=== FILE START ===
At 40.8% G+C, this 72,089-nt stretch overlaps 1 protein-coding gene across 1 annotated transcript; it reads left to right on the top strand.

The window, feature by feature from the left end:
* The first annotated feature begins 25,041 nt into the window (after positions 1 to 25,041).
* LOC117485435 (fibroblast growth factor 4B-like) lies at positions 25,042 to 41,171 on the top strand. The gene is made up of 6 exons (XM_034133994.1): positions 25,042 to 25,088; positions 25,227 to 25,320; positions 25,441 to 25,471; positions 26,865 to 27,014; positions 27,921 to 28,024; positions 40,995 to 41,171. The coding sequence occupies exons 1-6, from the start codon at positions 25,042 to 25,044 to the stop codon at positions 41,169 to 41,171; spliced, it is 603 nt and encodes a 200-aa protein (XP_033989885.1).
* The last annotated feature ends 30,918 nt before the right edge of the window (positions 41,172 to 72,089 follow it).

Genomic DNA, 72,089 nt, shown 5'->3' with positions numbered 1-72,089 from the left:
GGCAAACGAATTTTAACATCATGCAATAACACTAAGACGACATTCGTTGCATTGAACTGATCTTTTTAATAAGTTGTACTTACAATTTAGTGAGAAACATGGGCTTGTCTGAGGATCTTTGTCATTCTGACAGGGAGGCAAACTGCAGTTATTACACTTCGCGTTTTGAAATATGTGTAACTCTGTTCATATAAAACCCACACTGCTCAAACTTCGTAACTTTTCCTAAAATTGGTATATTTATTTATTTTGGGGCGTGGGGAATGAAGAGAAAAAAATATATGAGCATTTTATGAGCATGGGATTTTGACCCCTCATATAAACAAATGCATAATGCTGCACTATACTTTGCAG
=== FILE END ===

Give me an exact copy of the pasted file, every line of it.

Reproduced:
At 40.8% G+C, this 72,089-nt stretch overlaps 1 protein-coding gene across 1 annotated transcript; it reads left to right on the top strand.

The window, feature by feature from the left end:
* The first annotated feature begins 25,041 nt into the window (after positions 1 to 25,041).
* LOC117485435 (fibroblast growth factor 4B-like) lies at positions 25,042 to 41,171 on the top strand. The gene is made up of 6 exons (XM_034133994.1): positions 25,042 to 25,088; positions 25,227 to 25,320; positions 25,441 to 25,471; positions 26,865 to 27,014; positions 27,921 to 28,024; positions 40,995 to 41,171. The coding sequence occupies exons 1-6, from the start codon at positions 25,042 to 25,044 to the stop codon at positions 41,169 to 41,171; spliced, it is 603 nt and encodes a 200-aa protein (XP_033989885.1).
* The last annotated feature ends 30,918 nt before the right edge of the window (positions 41,172 to 72,089 follow it).

Genomic DNA, 72,089 nt, shown 5'->3' with positions numbered 1-72,089 from the left:
GGCAAACGAATTTTAACATCATGCAATAACACTAAGACGACATTCGTTGCATTGAACTGATCTTTTTAATAAGTTGTACTTACAATTTAGTGAGAAACATGGGCTTGTCTGAGGATCTTTGTCATTCTGACAGGGAGGCAAACTGCAGTTATTACACTTCGCGTTTTGAAATATGTGTAACTCTGTTCATATAAAACCCACACTGCTCAAACTTCGTAACTTTTCCTAAAATTGGTATATTTATTTATTTTGGGGCGTGGGGAATGAAGAGAAAAAAATATATGAGCATTTTATGAGCATGGGATTTTGACCCCTCATATAAACAAATGCATAATGCTGCACTATACTTTGCAG